The Suicide of LeAnn Leutner

She left behind a baby boy, an estranged lover, and a custody case that would challenge progressive New York

After graduation, Leutner was recruited by the Wall Street law firm Fried Frank. She would later become an associate at Simpson, Thacher & Bartlet, where she advised billionaires like Ralph Lauren and J. Christopher Flowers on compliance with securities laws and disclosure requirements. None of her Yale friends were surprised by her success. But they were surprised she chose the cold, hard world of corporate law. Leutner was an idealist—the kind of person to be voted "most likely to dedicate her life to public service."

In Manhattan, a colleague introduced Leutner into the Community Free Democrats club on the Upper West Side. She was instantly enamored, says member Bernadette Evangelist. Leutner quickly rose through the ranks, serving as a board member for New York City's Economic Development Corporation, as treasurer for Manhattan Borough President Scott Stringer, and finally as the 67th Assembly District leader.

She had a reputation for being remarkably evenhanded—"especially for someone in politics," Evangelist says. When she'd stand up to give her monthly reports as a district leader, she slathered colleagues with praise. She had a fondness for calling people "my hero." Though colleagues describe Leutner as fiercely loyal, she wasn't one to let others dictate her opinions. "She was independent," Evangelist says. "Whatever she believed in, she would not change her mind."

The law tore father and son apart.
The law tore father and son apart.

It was a whirling, fast-paced life, and Leutner was hypnotized. Even after marrying and having a son in 2000, says longtime friend Alan Flacks, Leutner spent hours on the streets, clipboard in hand, doing grassroots campaigning and staying out late at rallies, hobnobbing with political friends. While club members describe her as a "loving, proud mom," some gossiped behind her back, accusing Leutner of treating her child like a "toy." Her marriage would implode before her son, Brennan, was five years old.

Brennan moved to Garden City with his father and visited Leutner on the Upper West Side on weekends. The former couple clashed so frequently that Brennan started seeing a counselor, according to New York City Family Court documents. When Brennan was in town, Leutner would call Flacks and the two would take the boy to a museum. Once, perhaps in a moment of wishful thinking, Brennan took his mother's hand, kissed it, took Flack's hand, kissed it, and brought them together. "I now pronounce you man and wife," he said.

At 70, Flacks is short and stout with wild, white hair and a knaggy beard. A gadfly and political activist, well known on the Upper West Side for publishing a weekly newsletter highlighting the Community Free Democrats' juiciest gossip, he talks nonstop, weaving in and out of stories like a drunk driver in traffic. He has a tough time defining his 15-year relationship with Leutner. "I wouldn't say we dated." But for years, he has carried a faded photo of her in a fanny pack he keeps slung around his hips. "I suppose I loved her," he says. When Leutner died, he gained 20 pounds.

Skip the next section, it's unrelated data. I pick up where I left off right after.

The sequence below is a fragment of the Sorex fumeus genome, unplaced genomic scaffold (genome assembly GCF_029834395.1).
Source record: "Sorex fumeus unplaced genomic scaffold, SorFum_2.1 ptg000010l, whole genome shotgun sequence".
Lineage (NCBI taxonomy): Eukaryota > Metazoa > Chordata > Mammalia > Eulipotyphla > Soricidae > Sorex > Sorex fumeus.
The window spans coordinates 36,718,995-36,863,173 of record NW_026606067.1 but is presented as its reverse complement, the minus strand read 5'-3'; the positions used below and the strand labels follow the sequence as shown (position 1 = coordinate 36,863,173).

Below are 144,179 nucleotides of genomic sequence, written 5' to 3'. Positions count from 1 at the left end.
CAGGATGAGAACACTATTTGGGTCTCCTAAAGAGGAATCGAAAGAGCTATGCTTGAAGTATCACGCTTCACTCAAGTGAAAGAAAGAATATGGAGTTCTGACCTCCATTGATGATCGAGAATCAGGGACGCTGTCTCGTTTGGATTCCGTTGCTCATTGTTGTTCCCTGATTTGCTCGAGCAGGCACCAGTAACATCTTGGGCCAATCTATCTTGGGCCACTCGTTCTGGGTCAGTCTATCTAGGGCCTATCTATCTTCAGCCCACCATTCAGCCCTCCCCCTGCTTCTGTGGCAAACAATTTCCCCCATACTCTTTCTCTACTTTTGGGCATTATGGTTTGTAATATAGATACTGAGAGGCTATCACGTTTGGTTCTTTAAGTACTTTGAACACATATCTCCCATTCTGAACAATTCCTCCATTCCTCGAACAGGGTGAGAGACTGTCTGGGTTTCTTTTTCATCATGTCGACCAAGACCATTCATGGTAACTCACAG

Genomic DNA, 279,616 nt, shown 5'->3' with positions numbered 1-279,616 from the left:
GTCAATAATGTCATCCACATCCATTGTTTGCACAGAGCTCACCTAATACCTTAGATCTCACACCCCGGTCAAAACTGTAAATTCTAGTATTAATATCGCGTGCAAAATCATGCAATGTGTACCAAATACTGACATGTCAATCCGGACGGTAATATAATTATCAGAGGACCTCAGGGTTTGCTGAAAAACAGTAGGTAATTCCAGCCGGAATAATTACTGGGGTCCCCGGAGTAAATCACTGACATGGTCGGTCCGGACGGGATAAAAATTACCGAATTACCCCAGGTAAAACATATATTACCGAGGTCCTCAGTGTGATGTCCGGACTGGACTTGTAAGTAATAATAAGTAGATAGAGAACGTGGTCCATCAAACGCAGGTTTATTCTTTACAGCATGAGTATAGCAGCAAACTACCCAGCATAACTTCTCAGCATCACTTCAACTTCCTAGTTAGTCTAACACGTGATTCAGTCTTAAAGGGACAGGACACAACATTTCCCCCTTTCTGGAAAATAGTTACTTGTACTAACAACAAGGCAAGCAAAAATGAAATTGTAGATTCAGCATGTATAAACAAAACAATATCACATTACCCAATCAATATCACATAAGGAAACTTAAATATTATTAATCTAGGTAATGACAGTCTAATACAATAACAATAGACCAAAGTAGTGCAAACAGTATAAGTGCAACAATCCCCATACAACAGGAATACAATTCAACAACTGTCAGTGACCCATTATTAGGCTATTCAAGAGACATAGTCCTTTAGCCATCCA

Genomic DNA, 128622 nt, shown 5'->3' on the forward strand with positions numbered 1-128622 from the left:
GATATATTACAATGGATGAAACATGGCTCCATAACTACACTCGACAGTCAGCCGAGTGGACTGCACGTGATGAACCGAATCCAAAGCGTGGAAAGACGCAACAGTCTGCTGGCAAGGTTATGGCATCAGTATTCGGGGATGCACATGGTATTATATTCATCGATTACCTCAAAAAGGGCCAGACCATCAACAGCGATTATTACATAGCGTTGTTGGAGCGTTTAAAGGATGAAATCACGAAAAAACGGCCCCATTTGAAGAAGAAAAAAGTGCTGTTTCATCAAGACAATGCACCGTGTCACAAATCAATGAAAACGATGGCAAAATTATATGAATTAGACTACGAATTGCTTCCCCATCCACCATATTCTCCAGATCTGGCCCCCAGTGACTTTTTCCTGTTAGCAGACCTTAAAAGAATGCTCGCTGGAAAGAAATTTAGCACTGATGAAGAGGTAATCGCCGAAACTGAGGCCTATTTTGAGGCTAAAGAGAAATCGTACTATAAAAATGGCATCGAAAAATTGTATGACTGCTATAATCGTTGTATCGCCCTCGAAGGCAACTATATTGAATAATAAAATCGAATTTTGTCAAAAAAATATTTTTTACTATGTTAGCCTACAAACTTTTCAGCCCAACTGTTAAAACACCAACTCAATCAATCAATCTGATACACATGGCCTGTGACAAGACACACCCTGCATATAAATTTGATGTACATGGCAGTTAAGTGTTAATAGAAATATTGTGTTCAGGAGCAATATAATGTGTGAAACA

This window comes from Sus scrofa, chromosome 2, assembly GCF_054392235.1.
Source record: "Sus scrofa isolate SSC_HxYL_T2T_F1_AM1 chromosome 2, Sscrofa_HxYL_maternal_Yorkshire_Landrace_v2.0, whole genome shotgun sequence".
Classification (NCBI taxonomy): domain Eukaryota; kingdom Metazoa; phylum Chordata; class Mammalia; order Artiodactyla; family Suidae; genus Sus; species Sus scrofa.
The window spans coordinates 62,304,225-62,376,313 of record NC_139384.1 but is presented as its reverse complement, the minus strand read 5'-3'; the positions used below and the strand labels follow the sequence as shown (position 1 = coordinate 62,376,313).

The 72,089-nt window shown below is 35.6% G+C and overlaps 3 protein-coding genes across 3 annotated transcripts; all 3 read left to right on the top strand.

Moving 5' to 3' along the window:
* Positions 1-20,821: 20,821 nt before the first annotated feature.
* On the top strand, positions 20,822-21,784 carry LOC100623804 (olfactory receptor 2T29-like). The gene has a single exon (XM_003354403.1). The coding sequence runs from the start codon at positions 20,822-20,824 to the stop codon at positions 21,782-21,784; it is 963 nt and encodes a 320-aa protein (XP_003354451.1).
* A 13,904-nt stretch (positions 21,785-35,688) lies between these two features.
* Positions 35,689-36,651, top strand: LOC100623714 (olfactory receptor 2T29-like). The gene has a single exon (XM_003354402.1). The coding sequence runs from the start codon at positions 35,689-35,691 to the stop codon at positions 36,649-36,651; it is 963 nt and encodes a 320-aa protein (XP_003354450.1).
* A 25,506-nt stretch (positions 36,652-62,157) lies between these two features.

Leutner dreamed of having more children. It tore her apart that she did not have full custody of Brennan, Flacks says. At one point, she considered asking a friend to donate sperm so she could have a child on her own. A year after her divorce, Leutner and Flacks took Brennan to the Jacques Marchais Museum of Tibetan Art on Staten Island. While the boy played among the Buddha statues, Leutner told Flacks, "You're on my short list." She sounded so serious that he went home and made some phone calls to find out what his responsibilities as a sperm donor might be.

Jonathan Sporn is a gentleman. He opens taxi doors. When he greets a woman, he takes her fingertips and lifts them to his lips. He wears designer jeans and plaid sport coats; his English is proper and he smells of sandalwood and spice.

Sporn grew up in Miami Beach "before it was nice," he says. He enrolled in medical school at the University of Miami because his father was a doctor. After an unfulfilling year as an internist, Sporn became infatuated with the Russian spiritual teacher G.I. Gurdjieff, who said that most humans live their lives in a state of "waking sleep" they must transcend in order to achieve their full potential. During his courtship of the daughter of a Harvard neuroscientist, Sporn got a more scientific introduction to the workings of the human brain. He spent hours with his girlfriend's mother, talking about the latest research. "I liked the daughter's body and the mother's brain," he says. Combined, the two experiences prompted him to specialize in psychiatry.

"A computer can do the job of an internist," he says. "You plug in the symptoms and come up with a diagnosis." The illness of the mind, though, that's a puzzle that requires creative thinking. While some symptoms can be accounted for by biology, many are tied up in layers of human experience. Sporn enjoys sorting them out.

His work history is studded with prestigious posts. He worked at Harvard and the National Institute of Mental Health, where he was among the first to demonstrate the mood-stabilizing effects of Lamictal, an anticonvulsant drug used in the treatment of epilepsy. As a psychiatrist at Massachusetts General Hospital, he helped author a textbook on the neurobiology of mental illness. And after the fall of the Soviet Union in the early 1990s, Sporn went to Russia to volunteer in hospitals. There, he fell in love with an aspiring psychiatrist. They were married 15 years before separating in 2009.

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